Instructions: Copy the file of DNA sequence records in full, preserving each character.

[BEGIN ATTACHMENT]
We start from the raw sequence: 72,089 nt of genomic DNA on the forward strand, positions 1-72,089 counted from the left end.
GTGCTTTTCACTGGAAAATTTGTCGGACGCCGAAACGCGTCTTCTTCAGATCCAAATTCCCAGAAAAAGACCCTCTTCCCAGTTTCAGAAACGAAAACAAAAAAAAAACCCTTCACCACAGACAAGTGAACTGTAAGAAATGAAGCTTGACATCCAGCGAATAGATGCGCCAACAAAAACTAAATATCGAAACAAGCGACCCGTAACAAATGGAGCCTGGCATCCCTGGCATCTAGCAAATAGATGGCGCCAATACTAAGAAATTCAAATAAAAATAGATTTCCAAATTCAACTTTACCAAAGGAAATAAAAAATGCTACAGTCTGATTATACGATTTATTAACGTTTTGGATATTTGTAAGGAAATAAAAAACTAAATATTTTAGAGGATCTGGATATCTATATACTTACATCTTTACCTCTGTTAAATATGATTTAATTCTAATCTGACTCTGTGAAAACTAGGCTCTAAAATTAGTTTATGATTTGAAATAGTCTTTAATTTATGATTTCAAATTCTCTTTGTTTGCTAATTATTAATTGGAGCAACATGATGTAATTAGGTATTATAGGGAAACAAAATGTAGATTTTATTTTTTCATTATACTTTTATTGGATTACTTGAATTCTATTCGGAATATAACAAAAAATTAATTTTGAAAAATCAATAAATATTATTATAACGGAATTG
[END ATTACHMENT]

We start from the raw sequence: 72,089 nt of genomic DNA on the forward strand, positions 1-72,089 counted from the left end.
GTGCTTTTCACTGGAAAATTTGTCGGACGCCGAAACGCGTCTTCTTCAGATCCAAATTCCCAGAAAAAGACCCTCTTCCCAGTTTCAGAAACGAAAACAAAAAAAAAACCCTTCACCACAGACAAGTGAACTGTAAGAAATGAAGCTTGACATCCAGCGAATAGATGCGCCAACAAAAACTAAATATCGAAACAAGCGACCCGTAACAAATGGAGCCTGGCATCCCTGGCATCTAGCAAATAGATGGCGCCAATACTAAGAAATTCAAATAAAAATAGATTTCCAAATTCAACTTTACCAAAGGAAATAAAAAATGCTACAGTCTGATTATACGATTTATTAACGTTTTGGATATTTGTAAGGAAATAAAAAACTAAATATTTTAGAGGATCTGGATATCTATATACTTACATCTTTACCTCTGTTAAATATGATTTAATTCTAATCTGACTCTGTGAAAACTAGGCTCTAAAATTAGTTTATGATTTGAAATAGTCTTTAATTTATGATTTCAAATTCTCTTTGTTTGCTAATTATTAATTGGAGCAACATGATGTAATTAGGTATTATAGGGAAACAAAATGTAGATTTTATTTTTTCATTATACTTTTATTGGATTACTTGAATTCTATTCGGAATATAACAAAAAATTAATTTTGAAAAATCAATAAATATTATTATAACGGAATTG